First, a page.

On the other hand, during advanced stages of graft failure (GFR < 30 mL/min) on the “steep” part of the curve, small changes in GFR are associated with a significant increase in serum creatinine. By this point, however, significant injury may have already occurred.

BK Virus and CMV in Renal Allografts Post-Transplant

Delayed recognition of allograft tissue damage can also occur in the presence of cytomegalovirus (CMV) and BK viral infections. It is well known that the immunosuppressive medications that patients are required to take after transplantation increase their risk of developing these viral infections

Both viruses can lie dormant in patients and reactivate after transplant. CMV may also be transmitted through the donor kidney. Viruses may initially circulate in the blood, but can eventually involve the renal allograft causing nephropathy and renal dysfunction.

Since CMV and BK infections often occur asymptomatically, they can start causing allograft damage with little to no warning. Renal injury ultimately triggers a rise in creatinine, but not immediately. By the time creatinine levels increase, significant fibrosis and tissue loss may have occurred, putting patients at increased risk for allograft loss.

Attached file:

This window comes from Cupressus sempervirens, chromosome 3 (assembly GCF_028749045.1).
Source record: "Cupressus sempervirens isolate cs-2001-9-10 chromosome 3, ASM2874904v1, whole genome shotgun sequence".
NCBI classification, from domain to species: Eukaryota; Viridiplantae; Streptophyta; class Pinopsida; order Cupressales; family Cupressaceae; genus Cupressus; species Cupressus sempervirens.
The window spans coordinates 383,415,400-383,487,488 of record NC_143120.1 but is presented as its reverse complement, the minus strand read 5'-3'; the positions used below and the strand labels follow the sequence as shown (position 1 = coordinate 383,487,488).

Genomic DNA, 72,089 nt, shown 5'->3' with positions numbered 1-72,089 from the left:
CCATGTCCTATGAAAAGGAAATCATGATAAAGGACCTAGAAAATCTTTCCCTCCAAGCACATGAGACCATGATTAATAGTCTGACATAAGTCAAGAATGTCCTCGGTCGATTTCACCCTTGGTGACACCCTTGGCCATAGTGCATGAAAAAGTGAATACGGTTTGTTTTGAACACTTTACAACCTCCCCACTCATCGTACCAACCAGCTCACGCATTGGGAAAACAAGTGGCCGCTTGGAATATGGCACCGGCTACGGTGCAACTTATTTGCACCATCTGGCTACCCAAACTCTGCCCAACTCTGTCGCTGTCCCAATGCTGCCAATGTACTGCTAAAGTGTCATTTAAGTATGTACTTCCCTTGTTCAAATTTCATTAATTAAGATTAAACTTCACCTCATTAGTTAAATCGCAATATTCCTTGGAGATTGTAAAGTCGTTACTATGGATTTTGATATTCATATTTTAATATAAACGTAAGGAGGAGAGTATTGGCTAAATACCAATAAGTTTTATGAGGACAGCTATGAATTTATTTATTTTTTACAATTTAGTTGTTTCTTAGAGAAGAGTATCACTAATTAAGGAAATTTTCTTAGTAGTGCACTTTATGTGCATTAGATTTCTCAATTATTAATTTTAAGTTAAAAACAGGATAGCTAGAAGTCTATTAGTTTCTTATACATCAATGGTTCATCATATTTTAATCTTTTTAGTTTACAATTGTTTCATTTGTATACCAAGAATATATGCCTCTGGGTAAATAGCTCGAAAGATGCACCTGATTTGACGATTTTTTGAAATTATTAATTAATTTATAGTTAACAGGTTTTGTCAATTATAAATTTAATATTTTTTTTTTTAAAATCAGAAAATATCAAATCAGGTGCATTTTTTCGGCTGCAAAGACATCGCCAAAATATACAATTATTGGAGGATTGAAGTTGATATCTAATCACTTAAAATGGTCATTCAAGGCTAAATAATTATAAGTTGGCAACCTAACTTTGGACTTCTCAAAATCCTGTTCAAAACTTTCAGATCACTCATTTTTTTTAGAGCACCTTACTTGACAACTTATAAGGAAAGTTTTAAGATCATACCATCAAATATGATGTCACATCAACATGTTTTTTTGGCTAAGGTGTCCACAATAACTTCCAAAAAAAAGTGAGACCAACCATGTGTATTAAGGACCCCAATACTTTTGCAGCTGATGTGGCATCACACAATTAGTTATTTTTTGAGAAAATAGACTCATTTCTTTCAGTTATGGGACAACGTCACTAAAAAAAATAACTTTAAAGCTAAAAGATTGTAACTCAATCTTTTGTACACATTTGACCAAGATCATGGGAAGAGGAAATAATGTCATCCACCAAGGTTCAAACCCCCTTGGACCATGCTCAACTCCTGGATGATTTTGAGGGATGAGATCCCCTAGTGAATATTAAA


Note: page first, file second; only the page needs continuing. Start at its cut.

External Factors Also Influence Creatinine

To further complicate matters, factors unrelated to kidney physiology may also influence creatinine. These factors impact creatinine production and both renal and extrarenal secretion and can make it difficult to identify the true cause of creatinine change.

While an ideal marker would only change with renal function, physicians have identified the following non-renal factors as affecting creatinine:

  • Hydration
  • Nutritional status
  • Muscle mass
  • Race
  • Sex

Estimated GFR equations do attempt to adjust for how the variables of muscle mass, race and sex influence creatinine, but they often miscalculate due to individual differences from predicted metrics. For example, when applied to the unique cases of patients with lower extremity amputation, morbid obesity, or malnutrition, eGFR may be inaccurate. In elderly patients especially, reduced muscle mass can lead to an overestimation of GFR.